An Investigation for the Use of OSLDs for in Vivo Patient-Specific Quality Assurance for Patients Requiring Bolus
M Savacool*, R Yaparpalvi, D Mynampati, Y Chen, W Tome, Montefiore Medical Center, Bronx, New YorkSU-E-T-210 Sunday 3:00PM - 6:00PM Room: Exhibit Hall
Purpose: For treatments that require addition of bolus, dose to the skin and superficial regions must be known for adequate plan evaluation. Dose calculation inaccuracies in these regions may occur because they are in the build-up region, as well as a result of the IMRT/VMAT optimization algorithm ignoring the bolus during optimization. In this study, we evaluated the routine use of optically-stimulated luminescent dosimeters (OSLDs) as a means of in vivo quality assurance for superficial dosimetry in patients requiring bolus during treatment.
Methods: Landauer nanoDot OSLDs were used to perform measurements on 11 patients (total 13 sites) including head and neck, anal, groin, and breast. Treatment techniques included RapidArc, IMRT, and 3D-CRT. All patients were treated with nominal energy 6MV. One OSLD was placed on the patient's skin, under the prescribed bolus, for one fraction. Bolus thickness was 0.5 cm. Each OSLD was read using the Landauer MicroStar reader, which operates in cw mode with a 1-s read period, and corrected for sensitivity. Three readings were taken and the average calculated. Readings that were out of tolerance (15 percent) were repeated. OSLD readings were compared with TPS(Eclipse) calculations at a depth of 4mm (corresponding to the inherent OSLD build-up).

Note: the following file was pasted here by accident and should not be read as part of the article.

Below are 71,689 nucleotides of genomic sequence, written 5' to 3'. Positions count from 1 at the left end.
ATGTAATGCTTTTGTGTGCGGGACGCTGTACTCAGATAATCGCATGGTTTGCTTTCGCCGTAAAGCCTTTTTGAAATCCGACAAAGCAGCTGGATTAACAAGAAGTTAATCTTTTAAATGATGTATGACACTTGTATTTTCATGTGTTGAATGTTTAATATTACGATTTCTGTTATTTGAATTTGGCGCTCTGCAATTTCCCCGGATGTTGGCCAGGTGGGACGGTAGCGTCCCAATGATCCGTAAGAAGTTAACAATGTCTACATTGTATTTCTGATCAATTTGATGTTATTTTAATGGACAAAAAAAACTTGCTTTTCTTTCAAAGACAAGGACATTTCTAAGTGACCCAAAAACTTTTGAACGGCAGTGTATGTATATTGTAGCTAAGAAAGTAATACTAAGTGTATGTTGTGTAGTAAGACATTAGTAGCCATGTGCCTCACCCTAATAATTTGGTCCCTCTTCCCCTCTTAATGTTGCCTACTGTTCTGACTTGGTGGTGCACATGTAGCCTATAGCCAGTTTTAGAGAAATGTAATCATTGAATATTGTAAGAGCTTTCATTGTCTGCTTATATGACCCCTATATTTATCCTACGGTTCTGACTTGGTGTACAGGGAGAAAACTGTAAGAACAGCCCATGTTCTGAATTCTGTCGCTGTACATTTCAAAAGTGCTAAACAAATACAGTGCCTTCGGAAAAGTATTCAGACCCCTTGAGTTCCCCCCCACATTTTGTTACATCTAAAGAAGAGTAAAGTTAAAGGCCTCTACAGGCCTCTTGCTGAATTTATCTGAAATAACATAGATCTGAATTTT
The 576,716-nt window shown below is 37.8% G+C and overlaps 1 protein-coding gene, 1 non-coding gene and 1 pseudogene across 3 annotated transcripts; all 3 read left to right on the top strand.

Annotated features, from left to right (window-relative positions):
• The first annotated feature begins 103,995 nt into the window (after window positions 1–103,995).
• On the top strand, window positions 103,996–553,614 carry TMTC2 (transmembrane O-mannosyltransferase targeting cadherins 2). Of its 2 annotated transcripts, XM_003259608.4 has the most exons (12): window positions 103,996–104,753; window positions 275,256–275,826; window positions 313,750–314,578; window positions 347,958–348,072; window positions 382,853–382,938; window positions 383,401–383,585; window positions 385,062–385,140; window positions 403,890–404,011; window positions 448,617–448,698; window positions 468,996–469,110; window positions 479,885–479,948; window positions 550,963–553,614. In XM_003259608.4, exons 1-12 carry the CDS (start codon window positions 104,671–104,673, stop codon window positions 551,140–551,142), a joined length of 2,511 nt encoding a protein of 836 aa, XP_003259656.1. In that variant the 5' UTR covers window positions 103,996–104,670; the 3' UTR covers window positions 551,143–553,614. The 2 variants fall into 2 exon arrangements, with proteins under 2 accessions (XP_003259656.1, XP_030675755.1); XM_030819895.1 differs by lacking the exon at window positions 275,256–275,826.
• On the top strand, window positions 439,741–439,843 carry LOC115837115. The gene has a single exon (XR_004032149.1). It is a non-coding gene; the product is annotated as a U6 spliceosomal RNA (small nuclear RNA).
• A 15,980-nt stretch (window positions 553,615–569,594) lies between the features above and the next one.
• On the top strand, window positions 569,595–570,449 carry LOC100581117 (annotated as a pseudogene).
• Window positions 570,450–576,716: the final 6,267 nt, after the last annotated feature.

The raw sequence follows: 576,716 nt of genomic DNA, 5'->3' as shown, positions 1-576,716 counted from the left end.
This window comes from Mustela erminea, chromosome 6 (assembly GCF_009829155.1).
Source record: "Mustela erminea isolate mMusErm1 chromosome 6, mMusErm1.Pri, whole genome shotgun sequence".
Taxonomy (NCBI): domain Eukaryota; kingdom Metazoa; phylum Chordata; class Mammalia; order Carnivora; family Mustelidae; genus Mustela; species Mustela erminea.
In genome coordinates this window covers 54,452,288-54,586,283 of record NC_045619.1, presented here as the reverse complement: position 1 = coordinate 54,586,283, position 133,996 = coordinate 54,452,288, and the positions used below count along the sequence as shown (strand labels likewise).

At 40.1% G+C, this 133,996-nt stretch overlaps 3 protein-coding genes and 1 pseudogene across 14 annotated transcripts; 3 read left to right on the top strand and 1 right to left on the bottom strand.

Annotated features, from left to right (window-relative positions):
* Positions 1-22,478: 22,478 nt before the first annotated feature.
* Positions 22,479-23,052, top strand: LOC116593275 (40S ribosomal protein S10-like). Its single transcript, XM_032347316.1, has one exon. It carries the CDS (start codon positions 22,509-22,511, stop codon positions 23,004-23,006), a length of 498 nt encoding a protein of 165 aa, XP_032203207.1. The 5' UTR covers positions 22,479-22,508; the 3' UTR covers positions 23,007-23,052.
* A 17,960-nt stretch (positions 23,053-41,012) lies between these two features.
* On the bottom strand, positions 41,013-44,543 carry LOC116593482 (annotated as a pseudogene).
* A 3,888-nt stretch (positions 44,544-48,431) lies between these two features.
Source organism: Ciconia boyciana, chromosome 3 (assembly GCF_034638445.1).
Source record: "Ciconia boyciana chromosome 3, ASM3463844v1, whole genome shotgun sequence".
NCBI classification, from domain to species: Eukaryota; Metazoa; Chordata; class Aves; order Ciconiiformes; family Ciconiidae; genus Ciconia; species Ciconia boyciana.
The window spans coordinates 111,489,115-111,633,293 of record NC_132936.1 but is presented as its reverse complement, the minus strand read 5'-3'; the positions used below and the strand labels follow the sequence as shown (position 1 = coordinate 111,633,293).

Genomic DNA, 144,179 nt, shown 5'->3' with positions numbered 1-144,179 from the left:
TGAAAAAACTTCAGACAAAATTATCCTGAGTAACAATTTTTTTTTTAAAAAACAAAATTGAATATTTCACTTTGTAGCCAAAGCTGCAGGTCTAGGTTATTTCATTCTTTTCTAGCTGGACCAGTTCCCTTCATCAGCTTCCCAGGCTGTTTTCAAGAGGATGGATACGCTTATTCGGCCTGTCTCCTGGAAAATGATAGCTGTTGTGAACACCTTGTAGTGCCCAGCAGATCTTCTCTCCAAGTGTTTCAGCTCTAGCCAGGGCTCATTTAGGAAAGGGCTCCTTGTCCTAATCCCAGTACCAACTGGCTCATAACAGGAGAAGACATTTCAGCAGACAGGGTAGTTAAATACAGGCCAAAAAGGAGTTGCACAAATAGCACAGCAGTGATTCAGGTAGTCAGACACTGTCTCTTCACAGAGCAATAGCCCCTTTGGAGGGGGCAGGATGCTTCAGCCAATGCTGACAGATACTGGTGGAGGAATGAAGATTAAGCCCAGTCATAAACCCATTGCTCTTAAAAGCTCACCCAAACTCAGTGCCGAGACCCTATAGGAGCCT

Results: 10 sites passed with less than 10 percent deviation (measurement accuracy of standard nanoDot). 6 Sites showed less than 3 percent deviation, 8 sites showed less than 5 percent deviation. 1 Site showed greater than 13 percent deviation. 2 sites showed greater than 25 percent deviation, and upon repetition, yielded similar results. Large deviations correlated to treatment sites with irregular surfaces (tracheotomy, skin creases).
Conclusion: OSLDs are a quick and efficient way to perform in vivo quality assurance of doses in the superficial regions in patients requiring bolus for treatments. For simple geometries studied, TPS calculations show sufficient accuracy.